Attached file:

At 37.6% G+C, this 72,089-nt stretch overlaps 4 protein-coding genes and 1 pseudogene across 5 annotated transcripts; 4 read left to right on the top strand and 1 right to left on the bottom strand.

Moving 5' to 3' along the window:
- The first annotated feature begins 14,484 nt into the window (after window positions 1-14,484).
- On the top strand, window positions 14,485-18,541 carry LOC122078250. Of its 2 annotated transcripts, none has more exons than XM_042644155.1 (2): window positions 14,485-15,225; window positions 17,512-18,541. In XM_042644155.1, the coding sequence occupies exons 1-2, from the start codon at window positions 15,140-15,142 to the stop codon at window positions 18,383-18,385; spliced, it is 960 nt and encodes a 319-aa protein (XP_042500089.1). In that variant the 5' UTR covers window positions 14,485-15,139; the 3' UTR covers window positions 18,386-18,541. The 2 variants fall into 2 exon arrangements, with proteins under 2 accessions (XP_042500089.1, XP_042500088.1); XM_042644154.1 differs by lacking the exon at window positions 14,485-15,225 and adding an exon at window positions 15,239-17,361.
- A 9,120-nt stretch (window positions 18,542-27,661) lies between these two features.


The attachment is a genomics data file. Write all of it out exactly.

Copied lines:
At 37.6% G+C, this 72,089-nt stretch overlaps 4 protein-coding genes and 1 pseudogene across 5 annotated transcripts; 4 read left to right on the top strand and 1 right to left on the bottom strand.

Moving 5' to 3' along the window:
- The first annotated feature begins 14,484 nt into the window (after window positions 1-14,484).
- On the top strand, window positions 14,485-18,541 carry LOC122078250. Of its 2 annotated transcripts, none has more exons than XM_042644155.1 (2): window positions 14,485-15,225; window positions 17,512-18,541. In XM_042644155.1, the coding sequence occupies exons 1-2, from the start codon at window positions 15,140-15,142 to the stop codon at window positions 18,383-18,385; spliced, it is 960 nt and encodes a 319-aa protein (XP_042500089.1). In that variant the 5' UTR covers window positions 14,485-15,139; the 3' UTR covers window positions 18,386-18,541. The 2 variants fall into 2 exon arrangements, with proteins under 2 accessions (XP_042500089.1, XP_042500088.1); XM_042644154.1 differs by lacking the exon at window positions 14,485-15,225 and adding an exon at window positions 15,239-17,361.
- A 9,120-nt stretch (window positions 18,542-27,661) lies between these two features.